‘Tragedy in the Commons,’ through the eyes of former MPs

Above:  Author Alison Loat joins Jacques Bourbeau on The West Block to discuss her new book, Tragedy in the Commons, and what former MPs say is wrong with how things work on Parliament Hill.

Many Canadians are frustrated with the state of politics in the country — including some of the politicians.

A new book goes behind the curtain through interviews with 80 former MPs and asks what’s really going on.

“What propelled to start these exit interviews in the first place, was trying to get a grip on how a country like Canada, which is so widely respected internationally, has such dissatisfied citizens,” Alison Loat, author of Tragedy in the Commons, said in an interview on The West Block with Tom Clark.

“All of [the former MPs] share a deep respect for public service, but many of them felt that frustration of the short-term political gain culture that can dominate our politics.”
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The interviews with MPs from all parties across the country revealed a common dissatisfaction with the way in which politics is displayed and conducted during the daily question period, Loat said.

When asked why their frustrations didn’t spur change, many of the politicians interestingly pointed the finger at their own political party, she said.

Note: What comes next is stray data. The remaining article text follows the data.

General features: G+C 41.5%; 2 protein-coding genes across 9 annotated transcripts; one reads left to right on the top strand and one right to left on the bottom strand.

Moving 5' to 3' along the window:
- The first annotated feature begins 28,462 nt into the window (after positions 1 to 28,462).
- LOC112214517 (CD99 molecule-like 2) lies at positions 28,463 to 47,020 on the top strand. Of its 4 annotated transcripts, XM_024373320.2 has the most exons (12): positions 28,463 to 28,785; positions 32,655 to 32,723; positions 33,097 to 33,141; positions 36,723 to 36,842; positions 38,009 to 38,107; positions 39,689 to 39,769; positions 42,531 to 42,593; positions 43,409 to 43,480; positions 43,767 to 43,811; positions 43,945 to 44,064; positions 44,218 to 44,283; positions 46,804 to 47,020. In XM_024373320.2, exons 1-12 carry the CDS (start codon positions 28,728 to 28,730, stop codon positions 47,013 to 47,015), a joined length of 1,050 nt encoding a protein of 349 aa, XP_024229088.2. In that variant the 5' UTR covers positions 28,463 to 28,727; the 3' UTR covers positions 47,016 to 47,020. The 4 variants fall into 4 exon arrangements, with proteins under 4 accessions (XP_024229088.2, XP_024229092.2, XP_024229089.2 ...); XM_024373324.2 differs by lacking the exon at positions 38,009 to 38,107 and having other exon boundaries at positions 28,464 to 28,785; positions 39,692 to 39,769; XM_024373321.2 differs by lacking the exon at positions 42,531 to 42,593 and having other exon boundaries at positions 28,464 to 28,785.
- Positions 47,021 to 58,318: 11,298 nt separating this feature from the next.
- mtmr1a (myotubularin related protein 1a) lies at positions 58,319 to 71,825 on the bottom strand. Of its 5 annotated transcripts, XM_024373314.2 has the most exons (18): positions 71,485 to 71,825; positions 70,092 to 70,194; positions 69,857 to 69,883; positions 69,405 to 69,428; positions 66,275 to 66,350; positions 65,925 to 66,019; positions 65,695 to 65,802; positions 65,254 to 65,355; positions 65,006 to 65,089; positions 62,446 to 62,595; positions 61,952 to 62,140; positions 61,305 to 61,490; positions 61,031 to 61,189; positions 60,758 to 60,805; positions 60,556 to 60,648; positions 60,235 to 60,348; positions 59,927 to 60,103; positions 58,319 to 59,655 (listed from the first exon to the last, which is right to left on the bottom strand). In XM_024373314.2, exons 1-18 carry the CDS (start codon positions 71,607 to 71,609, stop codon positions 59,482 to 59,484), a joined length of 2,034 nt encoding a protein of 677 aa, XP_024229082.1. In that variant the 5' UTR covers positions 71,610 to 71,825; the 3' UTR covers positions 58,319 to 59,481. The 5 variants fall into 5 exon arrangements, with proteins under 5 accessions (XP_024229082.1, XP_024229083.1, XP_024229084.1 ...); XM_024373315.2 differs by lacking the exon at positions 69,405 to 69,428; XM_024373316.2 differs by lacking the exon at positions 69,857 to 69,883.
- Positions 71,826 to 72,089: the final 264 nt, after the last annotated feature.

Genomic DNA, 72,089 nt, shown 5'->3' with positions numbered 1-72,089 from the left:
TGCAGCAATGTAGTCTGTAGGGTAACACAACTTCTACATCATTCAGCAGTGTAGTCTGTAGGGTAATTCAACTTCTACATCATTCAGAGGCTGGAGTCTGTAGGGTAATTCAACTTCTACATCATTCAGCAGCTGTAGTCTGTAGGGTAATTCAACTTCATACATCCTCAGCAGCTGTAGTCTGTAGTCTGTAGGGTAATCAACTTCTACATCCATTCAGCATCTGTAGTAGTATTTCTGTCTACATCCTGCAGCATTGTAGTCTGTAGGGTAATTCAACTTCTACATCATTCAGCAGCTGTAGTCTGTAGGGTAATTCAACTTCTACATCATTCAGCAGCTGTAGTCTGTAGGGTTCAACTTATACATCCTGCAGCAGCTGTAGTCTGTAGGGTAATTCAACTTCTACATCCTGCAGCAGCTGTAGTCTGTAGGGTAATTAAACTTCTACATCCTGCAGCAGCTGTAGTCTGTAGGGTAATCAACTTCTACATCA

“It wasn’t specifically the leader they were talking about, but more the sense that there were forces or individuals who were constraining and making them act in a certain way that they felt uncomfortable about,” Loat said Sunday.

While Loat’s book, co-authored with Michael MacMillan, focuses on opinions of past MPs, one current parliamentarian said the current state of affairs is poor.

“It’s really a struggle right now between democracy and the power of political parties,” said Green Party leader Elizabeth May. “It’s not one prime minister or one party that’s responsible … every prime minister absolutely absorbs all the powers left behind by the previous prime minister and expands them.”

WATCH: Green party leader Elizabeth May says the biggest problem with politics is excessive power in the hands of the political parties.

Accusing the government of “muzzling” bureaucrats and “silencing” scientists, May described the centralization of power in the Prime Minister’s Office as a “cancerous growth on the body politic.”

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In a caucus of two Green MPs in, May answers to nobody.

“I’m very lucky, because I’m not the average MP. I don’t have to report to a bunch of backroom people who are running a non-stop election campaign,” she said.

“But for my colleagues, I feel terribly, dreadfully sorry for the MPs in all the other parties, because they are — and this is something I want to share with all Canadians — they are wonderful people.”

May said she believes a vast majority of politicians enter public life because of a desire to serve their community.

“But after they’re elected, the boom is lowered and they find out that they’re only supposed to say what’s on a cue card in front of them, vote the way they’re told to vote, sit down when they’re told to sit down.”

And standing up to leaders can take a lot of guts, she said.

“You have to be brave to stand up in the system,” she said. “If you’re going to stand up, your only option, really, is to go sit as an independent … All the party leaders’ offices have too much power. And reducing that is going to be essential if we’re going to restore a healthy democracy.”

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